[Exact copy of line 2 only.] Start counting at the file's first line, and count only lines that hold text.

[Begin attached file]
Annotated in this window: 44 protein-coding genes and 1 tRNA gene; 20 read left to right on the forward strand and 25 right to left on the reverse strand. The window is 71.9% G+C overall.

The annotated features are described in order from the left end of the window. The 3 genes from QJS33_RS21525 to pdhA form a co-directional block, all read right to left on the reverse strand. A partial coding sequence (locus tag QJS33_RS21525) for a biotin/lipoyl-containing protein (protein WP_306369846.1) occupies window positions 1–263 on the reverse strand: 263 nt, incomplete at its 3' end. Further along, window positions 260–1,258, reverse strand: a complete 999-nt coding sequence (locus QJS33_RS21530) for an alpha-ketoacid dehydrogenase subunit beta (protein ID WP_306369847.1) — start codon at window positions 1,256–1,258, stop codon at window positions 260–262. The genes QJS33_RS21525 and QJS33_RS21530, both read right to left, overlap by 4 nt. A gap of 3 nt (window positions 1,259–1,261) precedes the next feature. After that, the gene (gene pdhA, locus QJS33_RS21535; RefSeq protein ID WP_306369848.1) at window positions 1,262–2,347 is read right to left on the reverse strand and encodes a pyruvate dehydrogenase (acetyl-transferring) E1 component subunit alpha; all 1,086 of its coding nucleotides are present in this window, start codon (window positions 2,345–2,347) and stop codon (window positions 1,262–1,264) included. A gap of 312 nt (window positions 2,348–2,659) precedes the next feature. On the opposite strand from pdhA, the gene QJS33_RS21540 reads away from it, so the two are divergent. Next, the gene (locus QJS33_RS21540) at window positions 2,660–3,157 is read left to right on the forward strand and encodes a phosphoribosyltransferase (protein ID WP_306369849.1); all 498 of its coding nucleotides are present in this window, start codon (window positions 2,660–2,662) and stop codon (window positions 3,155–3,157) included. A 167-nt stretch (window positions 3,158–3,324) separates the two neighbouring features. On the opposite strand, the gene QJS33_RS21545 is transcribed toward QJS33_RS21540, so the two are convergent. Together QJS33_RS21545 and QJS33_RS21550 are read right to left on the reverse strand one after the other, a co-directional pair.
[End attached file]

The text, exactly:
The annotated features are described in order from the left end of the window. The 3 genes from QJS33_RS21525 to pdhA form a co-directional block, all read right to left on the reverse strand. A partial coding sequence (locus tag QJS33_RS21525) for a biotin/lipoyl-containing protein (protein WP_306369846.1) occupies window positions 1–263 on the reverse strand: 263 nt, incomplete at its 3' end. Further along, window positions 260–1,258, reverse strand: a complete 999-nt coding sequence (locus QJS33_RS21530) for an alpha-ketoacid dehydrogenase subunit beta (protein ID WP_306369847.1) — start codon at window positions 1,256–1,258, stop codon at window positions 260–262. The genes QJS33_RS21525 and QJS33_RS21530, both read right to left, overlap by 4 nt. A gap of 3 nt (window positions 1,259–1,261) precedes the next feature. After that, the gene (gene pdhA, locus QJS33_RS21535; RefSeq protein ID WP_306369848.1) at window positions 1,262–2,347 is read right to left on the reverse strand and encodes a pyruvate dehydrogenase (acetyl-transferring) E1 component subunit alpha; all 1,086 of its coding nucleotides are present in this window, start codon (window positions 2,345–2,347) and stop codon (window positions 1,262–1,264) included. A gap of 312 nt (window positions 2,348–2,659) precedes the next feature. On the opposite strand from pdhA, the gene QJS33_RS21540 reads away from it, so the two are divergent. Next, the gene (locus QJS33_RS21540) at window positions 2,660–3,157 is read left to right on the forward strand and encodes a phosphoribosyltransferase (protein ID WP_306369849.1); all 498 of its coding nucleotides are present in this window, start codon (window positions 2,660–2,662) and stop codon (window positions 3,155–3,157) included. A 167-nt stretch (window positions 3,158–3,324) separates the two neighbouring features. On the opposite strand, the gene QJS33_RS21545 is transcribed toward QJS33_RS21540, so the two are convergent. Together QJS33_RS21545 and QJS33_RS21550 are read right to left on the reverse strand one after the other, a co-directional pair.